By Ryan O'Connell
Arts & Features Editor
Fashion students can immediately find yards of fabric free of charge at the Independent Alumni House, thanks to another of their recurring “fashion weeks.”
The redistribution, which takes fabric and sewing donations from alumni and stores, is set up to help fashion design and retailing majors financially by providing access to an assortment of fabric and sewing materials.
The fabric drive, while not new to Francesca Cerutti-Harris, has continued during her time as the executive director of the Independent Alumni House.
Cerutti-Harris said her predecessor had created the fashion and art supply center, when she overheard an illustration intern and her roommate talking about the added costs their majors both had in their education.
“I’m sure science majors have added costs and books and things like that, but it just seemed like a problem that alumni could help solve. She put out a call to alumni - many [of] who are artists or sew,” she said.
Cerutti-Harris said even before COVID-19, they had gotten large donations from stores that were closing down, but there was too much fabric to organize. She said this led to “fabric weeks,” and that usually several of them happen a semester.
She added the Alumni House tries to plan them during the first few weeks of school, or before a long break, so students could have something to work on at home.
Cerutti-Harris said the Alumni House views fabric weeks as not only a way to help students, but also to “tell them that we exist.” She added the Alumni House is an open space for students and alumni to study and relax, and they even award some scholarships.
“We want students to be aware of who we are, so that we’re reaching the students who need that assistance,” she said.
“It's a win-win,” she added. “You have older alumni who are downsizing, cleaning out their sewing rooms, and they want this stuff to be used. They have a love of sewing and they want to pass that on. So now you have students who are excited to receive it and people who are excited to give it.”
For students like junior fashion design and retailing major Lola Mwilelo, the Alumni House’s fabric week saves both time and money.
Mwilelo - who does not have a car on campus - said without the Alumni House’s fashion and art supply center, students would be expected to arrange a ride to and from a fabric store as well as buying the materials.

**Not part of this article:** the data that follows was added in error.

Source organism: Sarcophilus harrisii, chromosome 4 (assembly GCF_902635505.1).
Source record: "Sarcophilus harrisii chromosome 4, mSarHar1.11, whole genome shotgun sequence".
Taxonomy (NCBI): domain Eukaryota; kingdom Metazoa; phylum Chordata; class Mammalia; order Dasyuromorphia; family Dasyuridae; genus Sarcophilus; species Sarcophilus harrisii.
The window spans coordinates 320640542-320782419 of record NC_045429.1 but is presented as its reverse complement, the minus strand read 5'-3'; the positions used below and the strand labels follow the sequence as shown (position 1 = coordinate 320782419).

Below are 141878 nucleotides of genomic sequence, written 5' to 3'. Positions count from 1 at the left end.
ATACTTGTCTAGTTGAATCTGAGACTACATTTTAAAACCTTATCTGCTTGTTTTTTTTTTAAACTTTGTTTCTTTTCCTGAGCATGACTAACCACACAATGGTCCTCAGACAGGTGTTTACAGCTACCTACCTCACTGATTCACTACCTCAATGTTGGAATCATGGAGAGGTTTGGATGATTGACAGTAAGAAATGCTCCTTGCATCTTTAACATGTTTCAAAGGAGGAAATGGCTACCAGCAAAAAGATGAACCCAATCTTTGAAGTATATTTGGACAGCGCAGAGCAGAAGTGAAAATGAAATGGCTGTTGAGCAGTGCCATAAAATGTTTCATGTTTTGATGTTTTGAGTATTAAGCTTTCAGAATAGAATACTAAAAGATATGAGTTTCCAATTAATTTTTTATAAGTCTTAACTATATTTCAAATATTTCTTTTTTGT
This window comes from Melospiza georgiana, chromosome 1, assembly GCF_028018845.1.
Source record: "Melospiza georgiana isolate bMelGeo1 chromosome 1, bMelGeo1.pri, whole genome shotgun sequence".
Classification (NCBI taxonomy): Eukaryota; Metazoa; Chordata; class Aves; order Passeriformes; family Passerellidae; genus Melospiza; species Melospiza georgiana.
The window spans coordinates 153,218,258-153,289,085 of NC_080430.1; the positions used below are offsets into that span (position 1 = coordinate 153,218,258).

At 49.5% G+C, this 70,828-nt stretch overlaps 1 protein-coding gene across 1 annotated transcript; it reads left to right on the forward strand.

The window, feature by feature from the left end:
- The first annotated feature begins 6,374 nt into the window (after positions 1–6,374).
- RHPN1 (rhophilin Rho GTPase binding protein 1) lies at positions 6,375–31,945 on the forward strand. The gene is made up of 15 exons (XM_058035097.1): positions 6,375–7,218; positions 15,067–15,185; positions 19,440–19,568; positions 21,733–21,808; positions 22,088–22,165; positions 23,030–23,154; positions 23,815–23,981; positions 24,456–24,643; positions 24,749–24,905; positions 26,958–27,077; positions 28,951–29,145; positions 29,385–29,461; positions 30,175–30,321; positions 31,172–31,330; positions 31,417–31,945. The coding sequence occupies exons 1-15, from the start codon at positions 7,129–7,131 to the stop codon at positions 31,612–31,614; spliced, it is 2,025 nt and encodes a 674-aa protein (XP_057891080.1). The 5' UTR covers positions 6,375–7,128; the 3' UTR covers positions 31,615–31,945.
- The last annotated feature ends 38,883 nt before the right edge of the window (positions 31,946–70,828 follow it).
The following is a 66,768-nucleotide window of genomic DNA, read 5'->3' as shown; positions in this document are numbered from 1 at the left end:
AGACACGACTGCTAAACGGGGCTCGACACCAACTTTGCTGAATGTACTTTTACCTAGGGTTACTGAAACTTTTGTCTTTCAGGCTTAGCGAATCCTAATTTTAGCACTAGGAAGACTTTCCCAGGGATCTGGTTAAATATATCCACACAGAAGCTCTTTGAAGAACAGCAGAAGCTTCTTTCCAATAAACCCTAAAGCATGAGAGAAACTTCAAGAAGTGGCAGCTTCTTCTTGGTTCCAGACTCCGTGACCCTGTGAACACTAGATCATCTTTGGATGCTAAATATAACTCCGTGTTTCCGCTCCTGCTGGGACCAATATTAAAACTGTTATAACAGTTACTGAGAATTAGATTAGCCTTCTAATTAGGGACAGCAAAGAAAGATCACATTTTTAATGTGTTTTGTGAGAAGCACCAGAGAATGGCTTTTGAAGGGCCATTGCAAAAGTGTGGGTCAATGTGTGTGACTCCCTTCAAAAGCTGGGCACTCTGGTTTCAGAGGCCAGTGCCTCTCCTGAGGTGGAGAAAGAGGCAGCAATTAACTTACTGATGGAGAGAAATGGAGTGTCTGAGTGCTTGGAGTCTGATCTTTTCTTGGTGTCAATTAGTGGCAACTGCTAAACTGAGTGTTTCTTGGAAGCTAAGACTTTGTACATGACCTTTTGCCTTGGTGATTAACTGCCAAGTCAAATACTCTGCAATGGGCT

She added while the RamTram does take students to Hobby Lobby, the convenience and comfort of the Alumni House’s supply section drives her to visit whenever she’s in need.
“I go there every day! I have a project, I’m just going to go look at what they have, what’s new, because it just feels like a home to me, especially when I need something for a project. And I myself like to collect fabrics,” she said.
Mwilelo said she has benefited from every fabric week she’s been involved with, and she likes to visit the house with friends when looking for fabric, notions, or to relax.
“The Alumni House is definitely a good place to have, … especially, [since] we live at a school where there’s not a lot of stores where you can find the fabrics that you need,” she said.
Sophomore fashion design and retailing major Daniel Moore deals with some of the same problems, despite having his own car on campus. Even with the freedom of visiting any store he chooses, supplies and gas costs add up.
Moore, who said he has loved fashion all his life, couldn’t believe an opportunity like the Alumni Houses’s fabric week existed.
“I overheard two of my classmates talking about it and I was just kind of like, ‘That’s not real, you’re lying.’ But then I went there, I checked it out, and it was incredible,” he said.
Moore added the supplies the house had stocked extended beyond fabric, and the “notions” you could take with you - smaller pieces like buttons and zippers - rack the price up quickly at stores.
“Extra stuff like zippers, thimbles, sewing needles - they had a ton of that stuff too, which is super, super helpful, because it all definitely adds up when you’re going to a fabric store,” he said.
“I had a lot of fun there,” he said. “It’s kind of like a kid in a candy store getting to go around and see. … When you have an eye for creativity, you see all the possibilities with all this free stuff you can just grab and go crazy with.”